4.  If I Die in a Combat Zone (Box Me Up and Ship Me Home) by Tim O'Brien
I first became curious about the Vietnam War in college, when I took a film class on Vietnam War movies.  My father, who was drafted and served in the war and never really talked about his experience until he drove me home from college for the summer that year.  His stories were powerful and shocking--I had previously believed that he didn't really see any of the scary bits during his time at war.  He recommended If I Die in a Combat Zone, a book that shaped the way I now look at people and their experiences.  Also a book that sparked a whole phase of reading and learning everything that I could about that time and place.

5.  The Wonderful Wizard of Oz by L. Frank Baum
After being enchanted by the Oz books (and movies!) as a child, I revisited Oz as a teen, reading through Baum's imaginative series repeatedly.  I wrote my first term paper in high school about The Wonderful Wizard of Oz...Oz was really the first subject I can remember researching in such a scholarly (by high school standards, anyway) depth.  The Oz books showed me that  even the most simple children's stories, can be worth a deeper look and a fresh perspective.

6.  Looking for Alaska by John Green
Although it is one of my favorite young adult books, Looking for Alaska is here not because I like it, but because I read it at a time when I was still wondering what I was going to do,  career-wise.  I was already in library school, but I had no committed idea of what type of librarianship I wanted to go into.  Looking for Alaska reached me in such a way that it became more clear to me that YA literature would be a part of my life from that moment on.  Luckily, the librarianship came along with it, making it a passion AND a job.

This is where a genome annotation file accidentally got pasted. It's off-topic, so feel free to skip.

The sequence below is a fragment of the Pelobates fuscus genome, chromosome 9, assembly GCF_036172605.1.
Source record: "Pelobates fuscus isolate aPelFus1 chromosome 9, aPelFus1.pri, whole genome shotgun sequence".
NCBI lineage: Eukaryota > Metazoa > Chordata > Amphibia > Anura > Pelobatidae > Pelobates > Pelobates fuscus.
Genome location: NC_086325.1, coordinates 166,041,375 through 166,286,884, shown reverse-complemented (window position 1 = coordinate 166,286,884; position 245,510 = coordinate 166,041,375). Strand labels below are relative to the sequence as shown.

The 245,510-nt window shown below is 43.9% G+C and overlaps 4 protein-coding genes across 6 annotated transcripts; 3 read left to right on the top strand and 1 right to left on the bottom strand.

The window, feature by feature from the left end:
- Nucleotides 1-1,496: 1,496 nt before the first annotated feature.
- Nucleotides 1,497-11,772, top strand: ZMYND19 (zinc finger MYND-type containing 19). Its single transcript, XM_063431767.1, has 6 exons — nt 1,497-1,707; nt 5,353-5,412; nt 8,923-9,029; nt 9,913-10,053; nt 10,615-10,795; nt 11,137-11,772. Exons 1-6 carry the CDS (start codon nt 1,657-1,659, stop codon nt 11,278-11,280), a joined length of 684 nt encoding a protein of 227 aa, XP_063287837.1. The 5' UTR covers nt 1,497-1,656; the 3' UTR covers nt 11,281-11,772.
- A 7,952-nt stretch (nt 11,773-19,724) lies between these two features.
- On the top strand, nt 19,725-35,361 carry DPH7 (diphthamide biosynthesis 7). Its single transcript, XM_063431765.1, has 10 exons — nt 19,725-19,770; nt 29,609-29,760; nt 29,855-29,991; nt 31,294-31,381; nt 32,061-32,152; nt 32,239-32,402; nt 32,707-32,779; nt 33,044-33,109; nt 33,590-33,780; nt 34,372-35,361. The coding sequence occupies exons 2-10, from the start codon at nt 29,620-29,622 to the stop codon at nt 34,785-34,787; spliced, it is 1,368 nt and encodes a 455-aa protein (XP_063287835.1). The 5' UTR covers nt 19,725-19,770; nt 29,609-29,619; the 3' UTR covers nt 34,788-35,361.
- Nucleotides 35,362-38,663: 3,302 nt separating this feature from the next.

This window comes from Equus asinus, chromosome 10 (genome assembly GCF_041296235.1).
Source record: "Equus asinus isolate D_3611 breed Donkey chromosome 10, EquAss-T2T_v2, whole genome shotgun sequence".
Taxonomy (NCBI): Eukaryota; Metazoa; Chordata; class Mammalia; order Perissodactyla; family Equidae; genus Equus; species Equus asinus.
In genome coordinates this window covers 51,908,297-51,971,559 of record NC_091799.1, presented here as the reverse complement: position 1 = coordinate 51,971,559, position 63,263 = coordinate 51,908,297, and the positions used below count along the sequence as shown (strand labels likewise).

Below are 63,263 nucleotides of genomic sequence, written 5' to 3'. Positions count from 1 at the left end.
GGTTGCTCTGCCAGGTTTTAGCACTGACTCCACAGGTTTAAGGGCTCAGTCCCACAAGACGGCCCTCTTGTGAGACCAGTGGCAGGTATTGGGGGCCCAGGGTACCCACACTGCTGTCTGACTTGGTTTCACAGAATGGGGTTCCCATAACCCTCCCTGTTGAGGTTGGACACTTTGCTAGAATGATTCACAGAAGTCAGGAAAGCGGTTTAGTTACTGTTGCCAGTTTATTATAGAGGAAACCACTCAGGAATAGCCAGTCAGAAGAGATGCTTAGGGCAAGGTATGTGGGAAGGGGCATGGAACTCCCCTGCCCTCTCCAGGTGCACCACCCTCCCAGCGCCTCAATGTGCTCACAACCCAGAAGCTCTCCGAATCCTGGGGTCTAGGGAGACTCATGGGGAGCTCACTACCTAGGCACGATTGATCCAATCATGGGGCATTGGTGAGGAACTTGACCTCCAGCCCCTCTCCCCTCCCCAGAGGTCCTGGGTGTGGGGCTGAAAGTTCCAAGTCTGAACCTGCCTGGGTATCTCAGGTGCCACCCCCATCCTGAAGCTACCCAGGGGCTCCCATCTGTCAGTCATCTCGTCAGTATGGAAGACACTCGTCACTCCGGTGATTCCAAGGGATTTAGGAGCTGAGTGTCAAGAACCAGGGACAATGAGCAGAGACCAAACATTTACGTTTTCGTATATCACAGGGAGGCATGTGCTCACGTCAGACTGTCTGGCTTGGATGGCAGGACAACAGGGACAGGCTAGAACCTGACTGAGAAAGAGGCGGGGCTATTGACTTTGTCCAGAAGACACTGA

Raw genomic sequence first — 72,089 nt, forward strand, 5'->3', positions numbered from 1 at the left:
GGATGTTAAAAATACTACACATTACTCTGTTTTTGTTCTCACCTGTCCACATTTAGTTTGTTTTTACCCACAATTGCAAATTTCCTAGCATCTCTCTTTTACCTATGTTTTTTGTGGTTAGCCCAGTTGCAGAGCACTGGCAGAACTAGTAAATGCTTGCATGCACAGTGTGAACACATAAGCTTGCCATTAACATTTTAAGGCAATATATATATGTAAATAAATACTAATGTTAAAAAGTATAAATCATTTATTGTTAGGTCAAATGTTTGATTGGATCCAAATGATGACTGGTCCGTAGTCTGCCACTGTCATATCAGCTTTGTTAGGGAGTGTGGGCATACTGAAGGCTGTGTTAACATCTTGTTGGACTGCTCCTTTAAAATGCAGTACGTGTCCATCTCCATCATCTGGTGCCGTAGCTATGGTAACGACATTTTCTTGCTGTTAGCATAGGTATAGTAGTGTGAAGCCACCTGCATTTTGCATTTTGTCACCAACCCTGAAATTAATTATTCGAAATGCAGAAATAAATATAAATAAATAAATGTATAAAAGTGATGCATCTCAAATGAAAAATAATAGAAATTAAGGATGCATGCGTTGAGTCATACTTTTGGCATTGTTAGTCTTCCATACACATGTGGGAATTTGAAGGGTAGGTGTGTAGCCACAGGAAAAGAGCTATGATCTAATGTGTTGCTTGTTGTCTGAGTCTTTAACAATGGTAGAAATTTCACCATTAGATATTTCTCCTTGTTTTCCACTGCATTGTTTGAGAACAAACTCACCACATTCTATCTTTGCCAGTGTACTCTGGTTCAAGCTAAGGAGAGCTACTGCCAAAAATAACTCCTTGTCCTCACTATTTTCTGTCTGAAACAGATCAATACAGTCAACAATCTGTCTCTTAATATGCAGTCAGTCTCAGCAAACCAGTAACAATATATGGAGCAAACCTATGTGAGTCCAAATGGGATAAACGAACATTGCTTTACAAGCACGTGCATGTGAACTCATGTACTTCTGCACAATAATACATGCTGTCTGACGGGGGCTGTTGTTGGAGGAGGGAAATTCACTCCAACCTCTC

7. The Rough Guide to Belize by Peter Eltringham
A travel guide?  Seriously?  I know and I put this on here not for the content so much as the story behind how it ended up in my hands.  One day, shortly after I had graduated from college and started working an evening job in a college library, I stumbled upon the idea to travel to Belize.  Why?  I don't even really know why, but the seed was planted and I became obsessed with the idea of going.  I had left the country before, but never without a school program or on my own, financially, so it was a big idea for me at the time.  After a little internet research, I picked this guidebook and carried it around with me and obsessively studied it for over a year before I saved up enough vacation time and money to go.  By the time I went, I probably knew more about Belize, it's bus routes and intricate travel details than anyone ought to!  Still, it was an amazing, eye opening experience and, while the book is not the experience, I can't help but think that the careful reassurance of a guidebook telling you that you can do something, even if that thing is strange and new, is sometimes life changing.